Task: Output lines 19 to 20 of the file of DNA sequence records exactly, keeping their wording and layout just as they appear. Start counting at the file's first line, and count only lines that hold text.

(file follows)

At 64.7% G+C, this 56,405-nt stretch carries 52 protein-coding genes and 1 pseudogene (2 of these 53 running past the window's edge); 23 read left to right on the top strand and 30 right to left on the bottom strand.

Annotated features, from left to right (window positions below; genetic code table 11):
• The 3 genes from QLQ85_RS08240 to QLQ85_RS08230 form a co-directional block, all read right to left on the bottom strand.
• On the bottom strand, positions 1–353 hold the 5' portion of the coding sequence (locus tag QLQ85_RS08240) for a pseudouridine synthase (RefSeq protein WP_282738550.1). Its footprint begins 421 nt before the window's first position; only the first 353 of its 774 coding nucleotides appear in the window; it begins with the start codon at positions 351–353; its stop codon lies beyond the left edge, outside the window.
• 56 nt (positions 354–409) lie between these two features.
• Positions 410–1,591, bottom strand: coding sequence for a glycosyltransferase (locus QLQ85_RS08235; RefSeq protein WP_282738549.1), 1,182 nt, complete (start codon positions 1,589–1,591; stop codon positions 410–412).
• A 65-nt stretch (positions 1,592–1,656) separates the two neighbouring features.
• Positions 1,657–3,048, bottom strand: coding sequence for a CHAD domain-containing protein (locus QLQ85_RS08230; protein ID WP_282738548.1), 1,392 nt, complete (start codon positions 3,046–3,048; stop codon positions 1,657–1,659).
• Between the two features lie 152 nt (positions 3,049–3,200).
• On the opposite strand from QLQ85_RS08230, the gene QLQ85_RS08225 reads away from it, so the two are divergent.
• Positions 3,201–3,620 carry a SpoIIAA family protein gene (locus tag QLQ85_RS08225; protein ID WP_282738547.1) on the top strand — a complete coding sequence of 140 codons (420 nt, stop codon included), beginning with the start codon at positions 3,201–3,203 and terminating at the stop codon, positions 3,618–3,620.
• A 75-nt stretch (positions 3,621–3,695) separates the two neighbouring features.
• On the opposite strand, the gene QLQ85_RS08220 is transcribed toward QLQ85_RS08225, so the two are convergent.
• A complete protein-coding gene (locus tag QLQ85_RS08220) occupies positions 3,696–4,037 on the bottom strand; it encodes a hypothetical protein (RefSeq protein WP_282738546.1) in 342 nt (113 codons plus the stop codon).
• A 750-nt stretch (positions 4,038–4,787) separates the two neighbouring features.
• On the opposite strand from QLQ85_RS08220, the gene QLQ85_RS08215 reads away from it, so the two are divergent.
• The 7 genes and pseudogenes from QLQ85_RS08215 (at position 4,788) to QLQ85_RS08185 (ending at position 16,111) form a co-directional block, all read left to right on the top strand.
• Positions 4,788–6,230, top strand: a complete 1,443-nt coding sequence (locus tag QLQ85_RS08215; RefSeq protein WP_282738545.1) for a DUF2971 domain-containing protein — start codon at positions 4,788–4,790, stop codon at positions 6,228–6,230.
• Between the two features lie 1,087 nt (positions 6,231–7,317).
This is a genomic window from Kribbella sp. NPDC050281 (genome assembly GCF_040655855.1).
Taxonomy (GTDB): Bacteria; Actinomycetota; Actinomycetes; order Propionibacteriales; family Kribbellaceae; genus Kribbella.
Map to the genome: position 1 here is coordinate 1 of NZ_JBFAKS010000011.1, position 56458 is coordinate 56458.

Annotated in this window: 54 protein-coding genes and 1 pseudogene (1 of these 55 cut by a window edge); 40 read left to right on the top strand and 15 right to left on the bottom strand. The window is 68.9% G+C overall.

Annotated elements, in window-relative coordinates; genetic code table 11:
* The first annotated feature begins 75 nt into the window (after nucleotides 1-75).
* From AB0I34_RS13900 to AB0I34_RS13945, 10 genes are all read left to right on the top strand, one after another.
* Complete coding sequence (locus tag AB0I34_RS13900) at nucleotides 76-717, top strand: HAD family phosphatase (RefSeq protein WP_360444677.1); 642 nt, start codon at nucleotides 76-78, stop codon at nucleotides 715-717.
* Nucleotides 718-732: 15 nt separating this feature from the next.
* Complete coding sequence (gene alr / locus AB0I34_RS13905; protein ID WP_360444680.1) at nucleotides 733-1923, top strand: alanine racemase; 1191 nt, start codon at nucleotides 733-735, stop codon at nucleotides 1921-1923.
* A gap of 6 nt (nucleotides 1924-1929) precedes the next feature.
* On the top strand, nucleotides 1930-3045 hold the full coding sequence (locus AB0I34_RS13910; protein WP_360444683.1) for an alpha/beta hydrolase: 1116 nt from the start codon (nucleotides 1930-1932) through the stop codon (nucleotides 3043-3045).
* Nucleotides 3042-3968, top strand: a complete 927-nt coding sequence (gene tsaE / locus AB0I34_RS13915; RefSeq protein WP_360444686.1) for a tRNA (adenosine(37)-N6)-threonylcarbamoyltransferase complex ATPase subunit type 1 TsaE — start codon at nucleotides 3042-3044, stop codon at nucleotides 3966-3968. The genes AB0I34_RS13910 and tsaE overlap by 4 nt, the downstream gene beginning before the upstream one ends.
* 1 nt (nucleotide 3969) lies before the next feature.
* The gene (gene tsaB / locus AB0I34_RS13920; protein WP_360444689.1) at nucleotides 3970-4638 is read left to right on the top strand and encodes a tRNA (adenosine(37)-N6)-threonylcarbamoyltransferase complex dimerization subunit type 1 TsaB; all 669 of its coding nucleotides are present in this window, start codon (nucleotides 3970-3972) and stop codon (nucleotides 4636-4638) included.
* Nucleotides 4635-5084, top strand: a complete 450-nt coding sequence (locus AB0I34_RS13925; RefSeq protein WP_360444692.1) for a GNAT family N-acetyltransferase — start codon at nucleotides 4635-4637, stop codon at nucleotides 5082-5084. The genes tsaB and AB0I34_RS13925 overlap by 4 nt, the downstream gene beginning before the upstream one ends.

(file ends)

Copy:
• Between the two features lie 1,087 nt (positions 6,231–7,317).
This is a genomic window from Kribbella sp. NPDC050281 (genome assembly GCF_040655855.1).